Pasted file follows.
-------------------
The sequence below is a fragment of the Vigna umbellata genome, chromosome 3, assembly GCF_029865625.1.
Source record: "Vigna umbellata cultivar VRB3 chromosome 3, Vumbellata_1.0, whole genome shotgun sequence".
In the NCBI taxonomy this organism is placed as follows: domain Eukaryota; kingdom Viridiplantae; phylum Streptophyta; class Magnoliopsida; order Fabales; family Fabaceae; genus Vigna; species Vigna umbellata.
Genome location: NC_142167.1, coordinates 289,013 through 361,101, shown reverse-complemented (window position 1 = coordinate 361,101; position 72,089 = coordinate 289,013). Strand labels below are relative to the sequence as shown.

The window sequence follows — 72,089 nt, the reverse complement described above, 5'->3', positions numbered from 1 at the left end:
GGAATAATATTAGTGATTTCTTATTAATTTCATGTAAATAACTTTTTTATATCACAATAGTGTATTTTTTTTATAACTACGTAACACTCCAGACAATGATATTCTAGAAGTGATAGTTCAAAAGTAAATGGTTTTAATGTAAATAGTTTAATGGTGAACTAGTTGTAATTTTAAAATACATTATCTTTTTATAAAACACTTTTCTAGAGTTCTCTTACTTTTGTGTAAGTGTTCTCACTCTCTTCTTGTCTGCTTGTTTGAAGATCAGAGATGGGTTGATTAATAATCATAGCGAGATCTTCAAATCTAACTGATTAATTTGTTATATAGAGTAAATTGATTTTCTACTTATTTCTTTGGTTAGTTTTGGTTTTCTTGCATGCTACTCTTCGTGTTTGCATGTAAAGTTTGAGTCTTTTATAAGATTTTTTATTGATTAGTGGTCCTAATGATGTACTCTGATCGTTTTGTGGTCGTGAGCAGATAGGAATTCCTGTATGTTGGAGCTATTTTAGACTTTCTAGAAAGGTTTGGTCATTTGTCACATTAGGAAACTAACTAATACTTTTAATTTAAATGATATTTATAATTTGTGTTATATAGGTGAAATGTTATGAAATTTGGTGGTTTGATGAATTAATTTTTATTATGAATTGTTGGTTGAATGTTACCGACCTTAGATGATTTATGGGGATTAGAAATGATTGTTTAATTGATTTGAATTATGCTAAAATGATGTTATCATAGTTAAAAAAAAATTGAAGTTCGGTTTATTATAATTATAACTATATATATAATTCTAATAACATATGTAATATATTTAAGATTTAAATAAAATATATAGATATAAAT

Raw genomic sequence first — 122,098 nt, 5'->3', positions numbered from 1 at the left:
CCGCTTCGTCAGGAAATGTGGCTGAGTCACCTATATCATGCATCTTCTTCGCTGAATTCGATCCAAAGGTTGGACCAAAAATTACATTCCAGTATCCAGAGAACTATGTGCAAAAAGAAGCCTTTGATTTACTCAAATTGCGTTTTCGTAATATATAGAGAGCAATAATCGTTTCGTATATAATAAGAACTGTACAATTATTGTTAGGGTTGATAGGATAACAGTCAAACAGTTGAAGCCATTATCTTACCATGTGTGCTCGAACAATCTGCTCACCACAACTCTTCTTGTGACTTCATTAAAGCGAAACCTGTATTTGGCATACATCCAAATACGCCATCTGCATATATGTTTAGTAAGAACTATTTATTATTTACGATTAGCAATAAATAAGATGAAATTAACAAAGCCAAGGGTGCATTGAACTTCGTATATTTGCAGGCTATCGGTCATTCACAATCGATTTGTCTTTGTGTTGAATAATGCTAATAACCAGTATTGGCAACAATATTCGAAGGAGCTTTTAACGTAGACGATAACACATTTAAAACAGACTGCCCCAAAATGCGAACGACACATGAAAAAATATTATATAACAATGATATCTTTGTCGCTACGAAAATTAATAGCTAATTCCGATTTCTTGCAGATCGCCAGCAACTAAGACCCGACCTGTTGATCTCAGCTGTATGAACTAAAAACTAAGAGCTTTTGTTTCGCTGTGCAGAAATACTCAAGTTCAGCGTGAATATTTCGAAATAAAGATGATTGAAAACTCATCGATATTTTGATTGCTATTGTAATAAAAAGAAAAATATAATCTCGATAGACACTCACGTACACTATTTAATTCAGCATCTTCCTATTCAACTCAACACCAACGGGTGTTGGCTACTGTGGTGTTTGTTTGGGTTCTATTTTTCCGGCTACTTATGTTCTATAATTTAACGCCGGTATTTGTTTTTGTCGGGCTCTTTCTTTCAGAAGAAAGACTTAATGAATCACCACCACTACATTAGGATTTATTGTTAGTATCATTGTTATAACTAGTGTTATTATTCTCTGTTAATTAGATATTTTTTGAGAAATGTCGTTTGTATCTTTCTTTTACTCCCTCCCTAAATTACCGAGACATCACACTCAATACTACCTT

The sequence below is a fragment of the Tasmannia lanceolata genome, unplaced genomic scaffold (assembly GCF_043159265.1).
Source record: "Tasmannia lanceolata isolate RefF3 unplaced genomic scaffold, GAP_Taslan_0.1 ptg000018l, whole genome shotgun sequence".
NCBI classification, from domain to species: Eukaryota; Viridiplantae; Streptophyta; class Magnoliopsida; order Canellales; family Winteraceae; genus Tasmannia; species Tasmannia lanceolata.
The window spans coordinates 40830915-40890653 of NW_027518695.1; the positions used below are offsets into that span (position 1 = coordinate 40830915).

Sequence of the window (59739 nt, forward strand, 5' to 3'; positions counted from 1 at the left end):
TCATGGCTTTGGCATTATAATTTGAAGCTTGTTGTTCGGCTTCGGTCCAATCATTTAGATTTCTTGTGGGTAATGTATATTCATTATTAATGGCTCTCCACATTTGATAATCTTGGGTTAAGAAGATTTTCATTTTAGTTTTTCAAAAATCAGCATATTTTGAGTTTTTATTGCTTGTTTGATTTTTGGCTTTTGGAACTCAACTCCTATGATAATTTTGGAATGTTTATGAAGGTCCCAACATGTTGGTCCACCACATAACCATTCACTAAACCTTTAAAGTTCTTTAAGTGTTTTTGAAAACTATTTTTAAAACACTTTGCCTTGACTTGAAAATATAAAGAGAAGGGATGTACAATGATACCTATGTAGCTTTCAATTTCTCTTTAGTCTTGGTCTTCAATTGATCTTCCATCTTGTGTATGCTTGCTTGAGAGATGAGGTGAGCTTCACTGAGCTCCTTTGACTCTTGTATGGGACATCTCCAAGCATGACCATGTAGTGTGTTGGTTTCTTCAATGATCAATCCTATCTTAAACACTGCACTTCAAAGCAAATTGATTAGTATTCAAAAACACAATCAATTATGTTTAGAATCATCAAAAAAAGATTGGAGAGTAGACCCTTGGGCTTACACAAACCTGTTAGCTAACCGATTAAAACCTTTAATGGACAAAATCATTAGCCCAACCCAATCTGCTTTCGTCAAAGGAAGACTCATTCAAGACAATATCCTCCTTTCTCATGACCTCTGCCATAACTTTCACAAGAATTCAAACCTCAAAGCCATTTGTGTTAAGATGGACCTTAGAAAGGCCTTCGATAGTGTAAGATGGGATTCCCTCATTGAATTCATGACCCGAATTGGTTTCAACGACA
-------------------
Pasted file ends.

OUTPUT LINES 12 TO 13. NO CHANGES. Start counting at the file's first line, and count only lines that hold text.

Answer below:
The window spans coordinates 40830915-40890653 of NW_027518695.1; the positions used below are offsets into that span (position 1 = coordinate 40830915).

Sequence of the window (59739 nt, forward strand, 5' to 3'; positions counted from 1 at the left end):